Raynbow also founded the “Lebanese LGBT Media Monitor” page on Facebook. In just two months, it has accumulated almost 600 members. The group essentially serves the same purpose as the Media Monitor, but it is also interactive. Members can have discussions about posts and can post their own articles.
Groups like Raynbow are hugely important because they can effectively spread information to the LGBTIQ community and its supporters. The articles posted on the two media monitors quickly spread because people re-post them on their Facebook profiles and send them to others by email. Had it not been for Raynbow, only select Lebanese people would have known that people at AUB were fighting for gay rights. Now, the Outlook articles have gone international! On top of that, Raynbow helps preserve online activist resources, counteracting the ephemeral quality of the Web: some online articles are available for only a limited amount of time and then they disappear from their sites or their sites go defunct; Raynbow backs up useful articles on its own site to ensure that there is no time limit to viewing them.
By now, getting articles re-posted by Raynbow and Facebook has become a sort of status symbol because they can make the audience so vast. This vastness encourages people to submit their own articles and thus furthers the cause. I feel more encouraged when I write something — like this article for instance — knowing that it will not only be read by the people who read MRZine but could potentially spread further, thanks to Raynbow and Facebook.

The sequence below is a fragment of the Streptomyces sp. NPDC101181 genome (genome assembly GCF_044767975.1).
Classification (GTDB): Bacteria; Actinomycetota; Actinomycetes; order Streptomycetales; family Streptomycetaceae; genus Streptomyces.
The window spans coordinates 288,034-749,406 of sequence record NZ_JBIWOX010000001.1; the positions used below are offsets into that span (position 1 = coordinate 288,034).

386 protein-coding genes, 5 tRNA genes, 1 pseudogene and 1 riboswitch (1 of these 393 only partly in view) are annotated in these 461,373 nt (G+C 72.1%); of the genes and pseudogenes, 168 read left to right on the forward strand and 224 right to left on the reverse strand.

Here is another example of the power of the Net. On April 28th, 2009, the Freethought Society at AUB organized a conference entitled “Homosexuality: Dispelling the Myths, Presenting the Facts.” Over 200 people attended the conference, but many more have heard the speeches due to YouTube. The (anonymous) people who ran the Lebanese-based YouTube channel “MithliProduction” (“Mithli” is Arabic for homosexual) wanted to edit and post videos of the conference. Because of their hard work, four videos of the main speeches made by the speakers of the conference — including one by yours truly (yes, I shamelessly self-promote, I admit it) — are now online.
These wonderful online organizations helped me become politically active; hopefully, I have been able to help them in turn. To recruit more rebels, I am leaving you with links to the online organizations and many others that are also doing an amazing job. The gay electronic intifada is alive and kicking, but we still have a lot of work to do before we can successfully defeat homophobia and hatred in the state and society of Lebanon.
Organizations Mentioned in the Article:
Helem Official Website:
Meem Official Website:
Support group for HELEM (Facebook Group):
(No public listing available; available to Facebook members)
Raynbow Online Store
Raynbow Media Monitor:
Lebanese LGBT Media Monitor (Public Listing):
MithliProduction (YouTube Channel)
Other Noteworthy Organizations:
GayLebanon (Social Networking Website):
Gay-Straight Alliance in Lebanon — G-sail (People’s Movement):
GayDruze (Social Networking Website):
Al-Fatiha (advocating rights of LGBTIQ Muslims)
* The title of this article, “The Gay Electronic Intifada of Lebanon,” was inspired by “The Electronic Intifada,” a Web site dedicated to presenting Palestinian perspectives on the Israeli-Palestinian conflict. I thought I’d modify the name of that site to fit my vision of a different type of “intifada.”
Anonymous is a master’s student in psychology.